THE large participation of experienced Norwegian men and firms in the expansion of America's foreign commerce is ably represented by the house of S. O. Stray & Co., of Christiansands, Norway, the largest sailing shipowners in Scandinavia and long leaders in the shipping interests in Norway. Their New York office was opened in February, 1917, by Mr. Karl Krogstad, who has since been at its head, and the business here is conducted as a corporation, under the style of S. O. Stray & Co., Inc., with Karl Krogstad, presi-dent, and C. V. Thave- not, secretary and treasurer, and do business as steamship agents and ship brokers, with offices at 11 Broadway.
Mr. Krogstad was born at Trondhjem, Norway, September 13, 1889, and received a thorough education at that place, being graduated in 1906. He began his business career immediately after leaving school with local shipowners at Trondhjem, Norway, and was afterward in similar work in England and France in the chartering departments of reputable shipbrokers, and also worked in like capacity
in Christiania, Norway. He became connected as employe of Thor Thoresen, Jr., of Christiania, and in that enterprise was in special charge of all the details of the East African trade of that firm.
In these various employments he gained a thor-ough knowledge and practical experience in all of the various branches of steamship agency and ship brokerage business and a knowledge of conditions and problems connected with ship brokerage, steamship agency, and marine matters generally, so that when by arrangement with S. O. Stray & Co. in Norway he came to New York and established the business here he brought to it all the advantages of valuable previous experience.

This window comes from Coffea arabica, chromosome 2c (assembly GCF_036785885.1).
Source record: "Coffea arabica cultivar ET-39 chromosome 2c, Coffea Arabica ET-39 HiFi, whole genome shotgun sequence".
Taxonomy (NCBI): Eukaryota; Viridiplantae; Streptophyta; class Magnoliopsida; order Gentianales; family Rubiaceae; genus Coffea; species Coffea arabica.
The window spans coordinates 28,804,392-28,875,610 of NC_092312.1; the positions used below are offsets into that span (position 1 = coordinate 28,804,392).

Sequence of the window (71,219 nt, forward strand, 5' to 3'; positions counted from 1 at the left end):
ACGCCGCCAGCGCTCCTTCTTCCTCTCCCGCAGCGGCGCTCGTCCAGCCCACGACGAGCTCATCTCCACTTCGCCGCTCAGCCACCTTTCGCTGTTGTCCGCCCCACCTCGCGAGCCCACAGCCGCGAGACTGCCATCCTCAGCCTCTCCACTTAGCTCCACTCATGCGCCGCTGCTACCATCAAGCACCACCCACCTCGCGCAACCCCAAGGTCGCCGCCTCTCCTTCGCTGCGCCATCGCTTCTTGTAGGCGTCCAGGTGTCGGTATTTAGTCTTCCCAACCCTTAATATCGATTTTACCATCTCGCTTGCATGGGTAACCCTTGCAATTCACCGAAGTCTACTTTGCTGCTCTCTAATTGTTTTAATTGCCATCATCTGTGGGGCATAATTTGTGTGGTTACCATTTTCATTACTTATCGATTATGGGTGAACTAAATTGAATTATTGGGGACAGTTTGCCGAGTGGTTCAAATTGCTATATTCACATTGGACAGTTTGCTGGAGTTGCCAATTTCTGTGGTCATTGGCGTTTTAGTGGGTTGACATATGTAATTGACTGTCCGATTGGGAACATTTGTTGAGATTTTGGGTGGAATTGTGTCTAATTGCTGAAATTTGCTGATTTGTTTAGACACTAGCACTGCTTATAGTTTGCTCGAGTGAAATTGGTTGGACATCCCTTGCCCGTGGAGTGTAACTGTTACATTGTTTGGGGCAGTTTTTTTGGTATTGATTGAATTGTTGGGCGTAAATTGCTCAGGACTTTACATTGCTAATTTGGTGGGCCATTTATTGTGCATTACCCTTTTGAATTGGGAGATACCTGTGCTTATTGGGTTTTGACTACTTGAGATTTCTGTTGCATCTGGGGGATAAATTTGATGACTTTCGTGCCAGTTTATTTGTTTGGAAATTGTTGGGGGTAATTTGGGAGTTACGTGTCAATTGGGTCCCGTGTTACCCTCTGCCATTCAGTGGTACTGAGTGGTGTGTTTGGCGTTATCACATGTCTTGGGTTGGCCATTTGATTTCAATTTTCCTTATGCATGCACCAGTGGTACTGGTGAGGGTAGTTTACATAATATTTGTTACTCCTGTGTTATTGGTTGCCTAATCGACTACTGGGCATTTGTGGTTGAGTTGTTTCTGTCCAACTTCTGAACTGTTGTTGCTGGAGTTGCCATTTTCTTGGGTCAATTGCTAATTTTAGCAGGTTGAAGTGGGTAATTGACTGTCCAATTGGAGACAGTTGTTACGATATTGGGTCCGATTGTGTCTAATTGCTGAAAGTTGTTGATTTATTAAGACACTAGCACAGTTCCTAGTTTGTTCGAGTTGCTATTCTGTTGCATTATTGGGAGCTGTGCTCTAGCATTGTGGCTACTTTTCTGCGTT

He came to the city at a time when the demand for tonnage was at its height, and the large resources in ships of the firm of S. O. Stray & Co. in Norway, and other favorable connections which he was enabled to command, gave Mr.
Krogstad the opportunity to do a large and active business from the first. At that time the harbor terminals of New York were blocked with freight awaiting shipment, and one who came, as Mr. Krogstad did, with command of a considerable tonnage, was at a great advantage in this market. He thus became busy at once, and many of those who dealt with him then are still numbered among the regular clients of S. O. Stray & Co., Inc.
Mr. Krogstad, who has thus during wartime been able to build up for the company of which he is the head a recognized place as one of the foremost of the ship brokerage concerns of the city, has had his confidence in the after-war volume of business fully confirmed. The prestige of his company has spread to many parts of the world, and as a result he has enjoyed securing an ever- increasing clientele, using his organization for the booking of freight and the closing of charters.
With the importance of New York as a great port growing at a rate which surpasses any previous record, Mr. Krogstad's business will inevitably increase.